Where is America moving? Atlas Van Lines announces 2012 migration trends
10 states shift to balanced states; Popular destinations remain Southwest and Mid-Atlantic Coastal States
January 1, 2013
Kerri Hart, Atlas Van Lines
800.638.9797, ext. 2951 or email@example.com
Greta Snell, Dittoe Public Relations
317.202.2280, ext. 18 or firstname.lastname@example.org
EVANSVILLE, Ind. — According to one of the nation’s leading movers, Atlas Van Lines, there have been more shifts from inbound and outbound to balanced states in 2012. The 2012 Atlas Van Lines Migration Patterns study found Southwestern and Mid-Atlantic coastal states remain as the most popular destinations, while the Midwest becomes more balanced than years past. Atlas first conducted the study in 1993 to track the nation’s interstate moving patterns.
Six states that were outbound in 2011 are now balanced states, including Massachusetts, Delaware, Louisiana, Missouri, Utah and Wisconsin. Four states that were inbound have shifted into balanced states this year, including Maryland, New Mexico, Rhode Island and Virginia. Wyoming is outbound again after spending 2011 as a balanced state. Previously balanced state New Hampshire is inbound again.
The highest number of moves occurred in California, Texas and Florida. California comes in at the top with nearly 13,000 moves in 2012. For the seventh consecutive year, Washington D.C. had the highest percentage of inbound moves, with 63 percent of all moves being inbound. Nebraska and New York beat out Ohio for the highest percentage of outbound moves, with outbound moves accounting for 58 percent of each state’s total.
“This year’s annual Migration Patterns study revealed some interesting changes from 2011’s overall and regional trends,” said Jack Griffin, president and COO of Atlas World Group. “One of the more positive signs of 2012’s results is the shift from the majority of Midwestern states being outbound to a more balanced state. The increase in the number of balanced states/provinces throughout the U.S. and Canada is a promising sign that the economy could be stabilizing.”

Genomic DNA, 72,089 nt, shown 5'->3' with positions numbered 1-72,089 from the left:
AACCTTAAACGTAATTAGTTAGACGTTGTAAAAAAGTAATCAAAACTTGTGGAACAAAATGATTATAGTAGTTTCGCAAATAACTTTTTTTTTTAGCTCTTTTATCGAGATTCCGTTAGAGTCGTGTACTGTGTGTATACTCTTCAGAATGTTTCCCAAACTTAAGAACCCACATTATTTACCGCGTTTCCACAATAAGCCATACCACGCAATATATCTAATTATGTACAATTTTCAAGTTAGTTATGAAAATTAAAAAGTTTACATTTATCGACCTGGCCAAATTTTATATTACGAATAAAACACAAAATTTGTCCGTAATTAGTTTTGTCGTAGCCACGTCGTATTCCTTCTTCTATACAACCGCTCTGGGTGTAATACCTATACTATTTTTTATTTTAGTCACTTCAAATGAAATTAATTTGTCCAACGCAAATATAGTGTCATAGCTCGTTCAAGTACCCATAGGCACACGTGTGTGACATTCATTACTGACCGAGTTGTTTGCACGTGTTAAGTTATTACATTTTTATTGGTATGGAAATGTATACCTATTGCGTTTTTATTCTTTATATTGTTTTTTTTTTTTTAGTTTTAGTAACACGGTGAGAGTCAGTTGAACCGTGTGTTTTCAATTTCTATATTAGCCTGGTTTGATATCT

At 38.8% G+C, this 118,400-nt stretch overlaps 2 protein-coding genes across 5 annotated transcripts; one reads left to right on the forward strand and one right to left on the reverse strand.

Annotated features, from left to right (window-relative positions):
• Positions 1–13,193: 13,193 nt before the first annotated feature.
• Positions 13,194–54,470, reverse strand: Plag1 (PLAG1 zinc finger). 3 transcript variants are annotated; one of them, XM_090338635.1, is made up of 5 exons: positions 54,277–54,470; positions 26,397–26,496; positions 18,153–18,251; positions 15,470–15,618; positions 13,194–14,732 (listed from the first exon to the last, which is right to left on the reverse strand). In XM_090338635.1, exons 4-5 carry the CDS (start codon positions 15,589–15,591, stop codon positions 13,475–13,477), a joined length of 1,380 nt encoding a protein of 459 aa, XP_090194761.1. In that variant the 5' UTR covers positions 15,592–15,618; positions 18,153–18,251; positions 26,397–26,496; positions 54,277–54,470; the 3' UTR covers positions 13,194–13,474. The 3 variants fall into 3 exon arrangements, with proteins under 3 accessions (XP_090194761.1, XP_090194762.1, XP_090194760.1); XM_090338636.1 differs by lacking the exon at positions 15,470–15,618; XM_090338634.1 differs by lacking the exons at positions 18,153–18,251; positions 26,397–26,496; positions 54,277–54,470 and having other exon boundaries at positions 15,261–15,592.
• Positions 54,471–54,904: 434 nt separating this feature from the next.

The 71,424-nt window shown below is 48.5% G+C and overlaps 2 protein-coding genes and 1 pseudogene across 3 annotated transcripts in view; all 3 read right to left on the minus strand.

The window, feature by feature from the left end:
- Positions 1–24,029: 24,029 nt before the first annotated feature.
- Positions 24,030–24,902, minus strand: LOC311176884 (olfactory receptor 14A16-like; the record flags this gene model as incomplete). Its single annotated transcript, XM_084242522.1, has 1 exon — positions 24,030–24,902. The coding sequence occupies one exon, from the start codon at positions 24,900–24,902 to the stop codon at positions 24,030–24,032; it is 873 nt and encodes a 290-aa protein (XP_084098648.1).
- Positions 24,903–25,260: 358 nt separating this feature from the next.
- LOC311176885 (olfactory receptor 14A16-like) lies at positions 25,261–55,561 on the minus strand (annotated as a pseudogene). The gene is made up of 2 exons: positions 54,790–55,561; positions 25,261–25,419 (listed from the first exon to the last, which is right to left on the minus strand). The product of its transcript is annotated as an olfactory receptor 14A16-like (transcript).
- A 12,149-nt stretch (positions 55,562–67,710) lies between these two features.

In 2012, the total number of interstate, or between states, and inter-province moves reached 73,256. In addition, regional trends show consistency over the past year with fewer significant shifts:
The Northern states saw no changes from 2011 to 2012. New York and New Jersey have been outbound for more than 10 years, with Pennsylvania remaining balanced for more than 10 years. Washington DC is the only northern location with more than 10 years on the inbound list.
The Southeast remains balanced. Southwest states Texas and New Mexico continue to be inbound states, as well as Mid-Atlantic states Virginia and North Carolina. Kentucky remains balanced after becoming a newly inbound state in 2010 and moving back to balanced in 2011.
After 2011 showed the majority of its states with more outbound than inbound moves, the Midwest region now has five balanced states – Wisconsin, Iowa, South Dakota, Missouri and Michigan. Indiana, Illinois, Ohio, Kansas, Minnesota and Nebraska remain outbound. Indiana has been an outbound state for more than 11 consecutive years. No Midwestern state has been classified as inbound for more than 10 years.
The annual study shows that the majority of the Western states remain balanced. Only two states are inbound or outbound – Utah (outbound) and New Mexico (inbound). California has now been balanced for more than 10 consecutive years.
Of the 10 provinces, five are outbound – British Columbia, Manitoba, Nova Scotia, Ontario and Saskatchewan. Alberta breaks its five-year streak as an outbound province, while Quebec moves back to a balanced province. New Brunswick, who has been balanced for three consecutive years, is now inbound. All three territories – Nunavut, Northwest Territories and Yukon Territory – are unclassified; Nunavut was outbound in 2011 and the Northwest Territories was balanced.
How status is determined
Each state’s or province’s status is determined by its threshold value, which is the total number of shipments multiplied by 0.55 (i.e., in a state with 100 moves, at least 55 must be outgoing to be considered outbound). All other states or provinces in which outbound or inbound numbers don’t exceed the threshold are classified as balanced. Shipments noted for Canada are cross-border to the U.S. or from the U.S. (not inter-provincial).
To view full results of the 2012 migration patterns, a map and annual histories for each state, visit www.atlasvanlines.com/migration-patterns/. For an infographic on the results, visit www.atlasvanlines.com/infographics/2012-migration-patterns/.
About Atlas Van Lines
Atlas Van Lines, a national moving company, is the largest subsidiary of Atlas World Group, an Evansville, Ind.-based company. Atlas World Group companies employ nearly 700 people throughout North America. Nearly 500 Atlas interstate moving agents in the United States and Canada specialize in corporate relocation, household moving services and in the transportation of high-value items such as electronics, fine art, store fixtures and furniture. For more information, visit www.atlasvanlines.com.
2012 Migration Patterns by Atlas Van Lines
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